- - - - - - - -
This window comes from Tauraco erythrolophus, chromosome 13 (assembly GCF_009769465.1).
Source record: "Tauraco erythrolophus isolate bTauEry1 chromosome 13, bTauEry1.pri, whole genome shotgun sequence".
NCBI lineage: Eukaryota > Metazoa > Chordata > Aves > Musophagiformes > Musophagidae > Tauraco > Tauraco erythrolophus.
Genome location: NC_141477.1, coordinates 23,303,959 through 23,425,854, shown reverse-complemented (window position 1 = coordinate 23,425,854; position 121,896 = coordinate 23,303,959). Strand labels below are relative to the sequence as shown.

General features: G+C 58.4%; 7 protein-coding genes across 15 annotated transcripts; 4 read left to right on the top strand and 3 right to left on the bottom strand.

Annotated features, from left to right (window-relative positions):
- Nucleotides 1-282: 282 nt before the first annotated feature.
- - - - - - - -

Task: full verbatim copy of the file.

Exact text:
This window comes from Tauraco erythrolophus, chromosome 13 (assembly GCF_009769465.1).
Source record: "Tauraco erythrolophus isolate bTauEry1 chromosome 13, bTauEry1.pri, whole genome shotgun sequence".
NCBI lineage: Eukaryota > Metazoa > Chordata > Aves > Musophagiformes > Musophagidae > Tauraco > Tauraco erythrolophus.
Genome location: NC_141477.1, coordinates 23,303,959 through 23,425,854, shown reverse-complemented (window position 1 = coordinate 23,425,854; position 121,896 = coordinate 23,303,959). Strand labels below are relative to the sequence as shown.

General features: G+C 58.4%; 7 protein-coding genes across 15 annotated transcripts; 4 read left to right on the top strand and 3 right to left on the bottom strand.

Annotated features, from left to right (window-relative positions):
- Nucleotides 1-282: 282 nt before the first annotated feature.